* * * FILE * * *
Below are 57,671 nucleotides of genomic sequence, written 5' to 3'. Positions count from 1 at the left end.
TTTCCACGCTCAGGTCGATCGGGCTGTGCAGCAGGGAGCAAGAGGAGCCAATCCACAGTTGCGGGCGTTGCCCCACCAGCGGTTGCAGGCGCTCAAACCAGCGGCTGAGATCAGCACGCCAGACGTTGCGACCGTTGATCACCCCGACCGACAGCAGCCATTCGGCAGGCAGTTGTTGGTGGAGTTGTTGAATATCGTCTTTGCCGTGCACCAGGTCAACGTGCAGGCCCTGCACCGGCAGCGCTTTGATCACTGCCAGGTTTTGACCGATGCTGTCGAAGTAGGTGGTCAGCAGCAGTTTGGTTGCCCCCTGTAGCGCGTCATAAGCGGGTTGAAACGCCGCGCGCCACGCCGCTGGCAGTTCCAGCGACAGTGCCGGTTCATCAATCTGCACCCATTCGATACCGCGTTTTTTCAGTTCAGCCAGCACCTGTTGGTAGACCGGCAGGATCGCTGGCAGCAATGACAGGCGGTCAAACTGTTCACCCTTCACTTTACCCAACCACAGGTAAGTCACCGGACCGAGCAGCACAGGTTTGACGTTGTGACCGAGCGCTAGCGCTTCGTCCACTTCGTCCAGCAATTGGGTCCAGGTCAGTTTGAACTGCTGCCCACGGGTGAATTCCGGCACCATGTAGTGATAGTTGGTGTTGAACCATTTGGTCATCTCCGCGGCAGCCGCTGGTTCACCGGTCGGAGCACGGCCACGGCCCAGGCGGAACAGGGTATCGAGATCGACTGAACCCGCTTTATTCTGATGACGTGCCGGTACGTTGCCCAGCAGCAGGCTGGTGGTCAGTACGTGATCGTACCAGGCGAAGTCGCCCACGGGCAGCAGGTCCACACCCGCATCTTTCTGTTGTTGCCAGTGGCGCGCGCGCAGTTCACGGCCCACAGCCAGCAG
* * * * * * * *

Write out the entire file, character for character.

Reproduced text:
Below are 57,671 nucleotides of genomic sequence, written 5' to 3'. Positions count from 1 at the left end.
TTTCCACGCTCAGGTCGATCGGGCTGTGCAGCAGGGAGCAAGAGGAGCCAATCCACAGTTGCGGGCGTTGCCCCACCAGCGGTTGCAGGCGCTCAAACCAGCGGCTGAGATCAGCACGCCAGACGTTGCGACCGTTGATCACCCCGACCGACAGCAGCCATTCGGCAGGCAGTTGTTGGTGGAGTTGTTGAATATCGTCTTTGCCGTGCACCAGGTCAACGTGCAGGCCCTGCACCGGCAGCGCTTTGATCACTGCCAGGTTTTGACCGATGCTGTCGAAGTAGGTGGTCAGCAGCAGTTTGGTTGCCCCCTGTAGCGCGTCATAAGCGGGTTGAAACGCCGCGCGCCACGCCGCTGGCAGTTCCAGCGACAGTGCCGGTTCATCAATCTGCACCCATTCGATACCGCGTTTTTTCAGTTCAGCCAGCACCTGTTGGTAGACCGGCAGGATCGCTGGCAGCAATGACAGGCGGTCAAACTGTTCACCCTTCACTTTACCCAACCACAGGTAAGTCACCGGACCGAGCAGCACAGGTTTGACGTTGTGACCGAGCGCTAGCGCTTCGTCCACTTCGTCCAGCAATTGGGTCCAGGTCAGTTTGAACTGCTGCCCACGGGTGAATTCCGGCACCATGTAGTGATAGTTGGTGTTGAACCATTTGGTCATCTCCGCGGCAGCCGCTGGTTCACCGGTCGGAGCACGGCCACGGCCCAGGCGGAACAGGGTATCGAGATCGACTGAACCCGCTTTATTCTGATGACGTGCCGGTACGTTGCCCAGCAGCAGGCTGGTGGTCAGTACGTGATCGTACCAGGCGAAGTCGCCCACGGGCAGCAGGTCCACACCCGCATCTTTCTGTTGTTGCCAGTGGCGCGCGCGCAGTTCACGGCCCACAGCCAGCAG